I just want to share my story about going back with someone after she dumped me. I dated a woman I liked very much and after a few months she ended it because she said I was non-committal. The thing is that I actually wanted to get more serious with her but we just never went in that direction (mutually, I swear it wasn’t just me.) After a few weeks of not seeing her I really missed her company and knew I should have fought her more when she ended it. I didn’t, of course, I just said something like, “if that’s how you feel, I must respect it.” Fast forward to now… it’s 5 months later, we live together, I’ve never been happier or more fulfilled and she’s in the other room working – with a big engagement ring on her finger : ) If 20/20 Hindsight misses that guy half as much as I missed my fiancee after we broke up, she should give him a call.
  • Hey Cat,
    Why can’t people just leave other alone and let them do their thing? Today’s column about the ‘green’ friend is a perfect example of someone who only sees negative qualities in others, and this is someone she (or is it a he?) calls a friend! They should be happy their friend cares about the environment, who cares if they’re not perfect?? I like the way you spun it and you didn’t come down too hard on them. I would have : )
  • Cat:
    You’re right that the guy is both judgmental and justified because everyone is entitled to their own opinion. I know a lot of people who care deeply about the future of the environment and none of them are perfectly green. Unless you live in a teepee or you’re Amish, how can you be? You have to get to work and buy at least a few things to keep comfortable. That girl should think less about herself and her friend’s acceptable level of “greenness” and be glad there are ANY people who care. —S.J. (St. Louis, MO)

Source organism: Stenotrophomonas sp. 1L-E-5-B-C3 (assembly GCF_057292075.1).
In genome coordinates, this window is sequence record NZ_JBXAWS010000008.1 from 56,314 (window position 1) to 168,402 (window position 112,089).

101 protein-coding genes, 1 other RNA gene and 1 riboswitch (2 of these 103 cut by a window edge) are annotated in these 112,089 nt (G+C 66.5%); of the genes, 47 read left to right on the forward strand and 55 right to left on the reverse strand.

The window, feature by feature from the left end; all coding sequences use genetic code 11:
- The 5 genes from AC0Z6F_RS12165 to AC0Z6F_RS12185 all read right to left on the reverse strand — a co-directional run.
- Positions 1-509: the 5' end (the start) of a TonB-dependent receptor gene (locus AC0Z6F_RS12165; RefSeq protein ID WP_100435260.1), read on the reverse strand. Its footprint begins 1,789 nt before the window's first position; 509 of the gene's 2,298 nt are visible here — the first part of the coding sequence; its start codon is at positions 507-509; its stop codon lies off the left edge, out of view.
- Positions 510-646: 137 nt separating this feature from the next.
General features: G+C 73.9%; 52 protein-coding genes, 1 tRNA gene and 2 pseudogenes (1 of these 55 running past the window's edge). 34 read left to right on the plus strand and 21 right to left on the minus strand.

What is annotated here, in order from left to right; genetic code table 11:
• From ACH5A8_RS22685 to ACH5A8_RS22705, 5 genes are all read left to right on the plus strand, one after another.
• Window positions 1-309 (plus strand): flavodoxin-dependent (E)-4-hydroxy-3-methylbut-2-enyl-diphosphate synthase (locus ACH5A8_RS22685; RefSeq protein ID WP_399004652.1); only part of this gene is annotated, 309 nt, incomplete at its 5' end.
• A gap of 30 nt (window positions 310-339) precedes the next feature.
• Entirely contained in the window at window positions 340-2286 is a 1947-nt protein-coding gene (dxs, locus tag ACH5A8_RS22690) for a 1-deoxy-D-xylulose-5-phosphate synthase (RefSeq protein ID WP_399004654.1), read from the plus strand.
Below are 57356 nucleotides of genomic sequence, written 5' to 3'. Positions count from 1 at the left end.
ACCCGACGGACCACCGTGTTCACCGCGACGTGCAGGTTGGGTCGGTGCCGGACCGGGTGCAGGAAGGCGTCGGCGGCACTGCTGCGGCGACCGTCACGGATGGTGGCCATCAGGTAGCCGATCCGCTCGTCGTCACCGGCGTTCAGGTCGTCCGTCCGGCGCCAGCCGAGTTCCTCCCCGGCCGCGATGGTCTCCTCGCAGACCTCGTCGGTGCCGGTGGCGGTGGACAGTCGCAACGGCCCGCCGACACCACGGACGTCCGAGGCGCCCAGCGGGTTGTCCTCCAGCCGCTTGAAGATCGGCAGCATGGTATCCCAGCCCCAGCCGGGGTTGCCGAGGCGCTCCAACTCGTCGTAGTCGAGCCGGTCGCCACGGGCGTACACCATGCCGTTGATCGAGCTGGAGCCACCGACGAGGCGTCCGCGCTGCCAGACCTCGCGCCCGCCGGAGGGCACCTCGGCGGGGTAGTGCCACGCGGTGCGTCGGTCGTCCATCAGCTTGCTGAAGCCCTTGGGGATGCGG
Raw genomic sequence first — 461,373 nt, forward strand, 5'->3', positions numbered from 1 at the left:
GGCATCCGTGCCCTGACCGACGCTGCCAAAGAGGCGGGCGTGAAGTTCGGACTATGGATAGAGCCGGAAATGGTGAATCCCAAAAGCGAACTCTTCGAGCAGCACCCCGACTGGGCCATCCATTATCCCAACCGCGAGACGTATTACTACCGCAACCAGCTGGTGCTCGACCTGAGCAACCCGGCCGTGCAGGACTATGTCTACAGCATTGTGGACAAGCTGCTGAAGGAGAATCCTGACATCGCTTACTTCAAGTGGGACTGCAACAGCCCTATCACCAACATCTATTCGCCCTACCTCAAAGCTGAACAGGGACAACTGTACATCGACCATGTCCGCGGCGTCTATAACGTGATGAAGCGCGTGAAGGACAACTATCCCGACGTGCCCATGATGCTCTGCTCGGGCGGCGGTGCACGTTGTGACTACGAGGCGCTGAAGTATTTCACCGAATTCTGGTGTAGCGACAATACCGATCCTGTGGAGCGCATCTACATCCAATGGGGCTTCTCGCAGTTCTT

• Cat,
    Sorry but I 100% disagree with your calls today. First of all, the ‘green’ friend is a total hypocrite and his friend has every right to say it. If that friend didn’t drive everywhere and eat at the fast food chains that are a plight to the environment around the world, he wouldn’t have to be such an ‘environmentalist.’ Fine nobody’s perfect but it’s the cumulative impact our small daily activities that have the greatest effect. Second, the girl who never opened up during her relationship but now that she’s dumped wants to say her piece? She should move on and let the guy find someone who needs less emotional coddling. I’ve read you every week for years and I know you put a lot of thought into your positions and we could probably debate all day long (you might even win!) but I wanted to get my dissent up on the board.